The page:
Established Clustering Procedures for Network Analysis

Slater, Paul B.
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In light of the burgeoning interest in network analysis in the new millenium, we bring to the attention of contemporary network theorists, a two-stage double-standarization and hierarchical clustering (single-linkage-like) procedure devised in 1974. In its many applications over the next decade--primarily to the migration flows between geographic subdivisions within nations--the presence was often revealed of ``hubs''. These are, typically, ``cosmopolitan/non-provincial'' areas--such as the French capital, Paris--which send and receive people relatively broadly across their respective nations. Additionally, this two-stage procedure--which ``might very well be the most successful application of cluster analysis'' (R. C. Dubes)--has detected many (physically or socially) isolated groups (regions) of areas, such as those forming the southern islands, Shikoku and Kyushu, of Japan, the Italian islands of Sardinia and Sicily, and the New England region of the United States. Further, we discuss a (complementary) approach developed in 1976, involving the application of the max-flow/min-cut theorem to raw/non-standardized flows.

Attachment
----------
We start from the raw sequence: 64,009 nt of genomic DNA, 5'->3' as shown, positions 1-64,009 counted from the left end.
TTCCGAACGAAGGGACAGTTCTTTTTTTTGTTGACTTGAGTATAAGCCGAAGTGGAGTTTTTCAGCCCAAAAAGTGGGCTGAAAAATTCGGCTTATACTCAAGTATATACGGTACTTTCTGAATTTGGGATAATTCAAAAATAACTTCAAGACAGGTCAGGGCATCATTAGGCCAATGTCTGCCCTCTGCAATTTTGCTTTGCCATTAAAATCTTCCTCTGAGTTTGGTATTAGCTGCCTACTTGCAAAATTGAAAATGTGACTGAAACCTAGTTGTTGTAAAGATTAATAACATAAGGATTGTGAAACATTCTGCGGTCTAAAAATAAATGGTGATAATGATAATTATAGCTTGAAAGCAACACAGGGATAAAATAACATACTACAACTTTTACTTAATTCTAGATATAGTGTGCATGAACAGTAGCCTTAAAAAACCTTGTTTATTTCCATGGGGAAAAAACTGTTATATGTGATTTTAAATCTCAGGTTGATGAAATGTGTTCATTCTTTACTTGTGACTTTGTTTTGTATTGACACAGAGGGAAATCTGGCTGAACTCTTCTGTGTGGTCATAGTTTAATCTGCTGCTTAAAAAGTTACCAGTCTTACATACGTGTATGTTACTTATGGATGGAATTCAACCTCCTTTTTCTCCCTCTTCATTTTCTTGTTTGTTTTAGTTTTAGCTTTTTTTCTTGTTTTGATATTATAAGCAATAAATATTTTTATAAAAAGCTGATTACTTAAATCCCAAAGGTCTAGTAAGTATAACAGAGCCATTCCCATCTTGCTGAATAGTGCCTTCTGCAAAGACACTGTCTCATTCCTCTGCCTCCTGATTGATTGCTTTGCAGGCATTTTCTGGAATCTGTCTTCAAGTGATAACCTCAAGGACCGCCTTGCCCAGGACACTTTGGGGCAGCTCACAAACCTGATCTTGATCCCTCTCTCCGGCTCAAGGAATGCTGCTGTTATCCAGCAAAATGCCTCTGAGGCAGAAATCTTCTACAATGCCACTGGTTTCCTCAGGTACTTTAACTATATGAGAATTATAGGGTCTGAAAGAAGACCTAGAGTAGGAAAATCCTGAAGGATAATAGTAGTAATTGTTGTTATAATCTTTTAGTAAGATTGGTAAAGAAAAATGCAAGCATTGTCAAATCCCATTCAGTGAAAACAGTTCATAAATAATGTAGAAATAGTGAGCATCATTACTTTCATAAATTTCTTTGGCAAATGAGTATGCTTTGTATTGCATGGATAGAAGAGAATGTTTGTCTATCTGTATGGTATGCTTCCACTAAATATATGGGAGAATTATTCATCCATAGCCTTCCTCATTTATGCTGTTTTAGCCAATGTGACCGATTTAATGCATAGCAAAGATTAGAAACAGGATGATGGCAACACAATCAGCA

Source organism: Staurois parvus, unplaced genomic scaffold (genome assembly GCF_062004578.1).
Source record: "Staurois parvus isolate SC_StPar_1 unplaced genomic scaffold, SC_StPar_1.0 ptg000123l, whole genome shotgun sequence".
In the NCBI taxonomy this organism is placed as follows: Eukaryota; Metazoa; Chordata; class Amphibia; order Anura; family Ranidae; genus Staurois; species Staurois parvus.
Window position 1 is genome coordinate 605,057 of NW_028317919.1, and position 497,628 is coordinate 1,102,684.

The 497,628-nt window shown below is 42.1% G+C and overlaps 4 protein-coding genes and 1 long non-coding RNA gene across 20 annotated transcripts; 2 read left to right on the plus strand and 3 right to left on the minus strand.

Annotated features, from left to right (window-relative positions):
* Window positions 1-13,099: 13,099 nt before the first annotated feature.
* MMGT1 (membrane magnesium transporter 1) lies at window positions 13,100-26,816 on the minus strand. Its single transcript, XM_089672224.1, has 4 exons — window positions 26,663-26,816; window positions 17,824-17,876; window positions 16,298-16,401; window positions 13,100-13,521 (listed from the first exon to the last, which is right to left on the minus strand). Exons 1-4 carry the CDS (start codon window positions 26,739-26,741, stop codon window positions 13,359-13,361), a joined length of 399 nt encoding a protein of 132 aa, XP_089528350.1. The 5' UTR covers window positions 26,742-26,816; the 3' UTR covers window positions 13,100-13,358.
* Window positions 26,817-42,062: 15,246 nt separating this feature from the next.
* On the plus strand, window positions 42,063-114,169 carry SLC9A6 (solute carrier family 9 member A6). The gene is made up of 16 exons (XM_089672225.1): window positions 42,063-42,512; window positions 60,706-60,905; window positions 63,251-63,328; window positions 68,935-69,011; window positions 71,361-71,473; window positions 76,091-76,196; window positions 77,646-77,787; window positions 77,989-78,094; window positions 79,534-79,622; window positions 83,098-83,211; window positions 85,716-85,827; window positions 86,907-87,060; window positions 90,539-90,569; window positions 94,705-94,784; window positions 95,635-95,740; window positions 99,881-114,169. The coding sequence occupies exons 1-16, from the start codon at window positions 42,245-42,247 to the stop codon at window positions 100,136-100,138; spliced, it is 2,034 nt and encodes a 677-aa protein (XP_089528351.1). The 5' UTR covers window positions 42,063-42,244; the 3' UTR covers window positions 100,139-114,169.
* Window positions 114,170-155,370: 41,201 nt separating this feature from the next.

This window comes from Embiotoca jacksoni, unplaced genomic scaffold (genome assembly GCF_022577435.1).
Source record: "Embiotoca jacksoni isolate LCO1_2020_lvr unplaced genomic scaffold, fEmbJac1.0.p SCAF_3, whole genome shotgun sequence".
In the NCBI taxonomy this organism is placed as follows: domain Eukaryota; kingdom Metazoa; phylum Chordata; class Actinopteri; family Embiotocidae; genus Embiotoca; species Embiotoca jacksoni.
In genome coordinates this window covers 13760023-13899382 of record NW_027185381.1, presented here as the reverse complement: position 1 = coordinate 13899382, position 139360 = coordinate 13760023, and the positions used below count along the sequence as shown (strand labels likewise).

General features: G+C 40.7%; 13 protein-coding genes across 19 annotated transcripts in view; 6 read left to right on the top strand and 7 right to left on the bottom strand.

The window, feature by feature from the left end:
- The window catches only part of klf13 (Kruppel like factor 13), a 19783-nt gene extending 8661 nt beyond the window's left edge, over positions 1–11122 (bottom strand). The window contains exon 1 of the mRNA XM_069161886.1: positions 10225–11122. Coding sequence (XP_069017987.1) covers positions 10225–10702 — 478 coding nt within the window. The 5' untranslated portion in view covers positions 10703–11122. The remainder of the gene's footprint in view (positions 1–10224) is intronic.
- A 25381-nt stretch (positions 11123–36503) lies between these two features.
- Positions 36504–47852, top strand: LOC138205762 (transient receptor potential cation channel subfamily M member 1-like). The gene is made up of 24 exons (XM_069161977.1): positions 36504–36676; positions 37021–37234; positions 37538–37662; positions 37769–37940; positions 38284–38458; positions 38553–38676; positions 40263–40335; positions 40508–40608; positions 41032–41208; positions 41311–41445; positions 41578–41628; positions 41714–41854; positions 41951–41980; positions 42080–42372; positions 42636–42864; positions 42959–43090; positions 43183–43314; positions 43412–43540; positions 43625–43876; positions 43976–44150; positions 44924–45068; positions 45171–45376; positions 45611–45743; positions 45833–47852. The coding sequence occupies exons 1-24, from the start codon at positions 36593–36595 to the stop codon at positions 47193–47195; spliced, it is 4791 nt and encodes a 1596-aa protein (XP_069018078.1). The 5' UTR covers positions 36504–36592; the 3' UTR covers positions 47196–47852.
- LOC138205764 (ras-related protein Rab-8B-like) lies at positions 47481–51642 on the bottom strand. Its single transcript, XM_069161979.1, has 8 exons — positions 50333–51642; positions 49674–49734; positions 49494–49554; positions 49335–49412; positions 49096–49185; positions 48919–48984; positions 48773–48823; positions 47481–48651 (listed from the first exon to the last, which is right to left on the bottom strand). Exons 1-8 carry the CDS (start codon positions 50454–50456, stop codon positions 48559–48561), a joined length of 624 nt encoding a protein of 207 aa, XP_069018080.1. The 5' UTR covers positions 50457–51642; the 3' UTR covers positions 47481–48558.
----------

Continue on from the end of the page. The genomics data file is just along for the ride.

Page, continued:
Comment: 8 pages
Physics - Physics and Society, Computer Science - Social and Information Networks, Physics - Data Analysis, Statistics and Probability, Statistics - Applications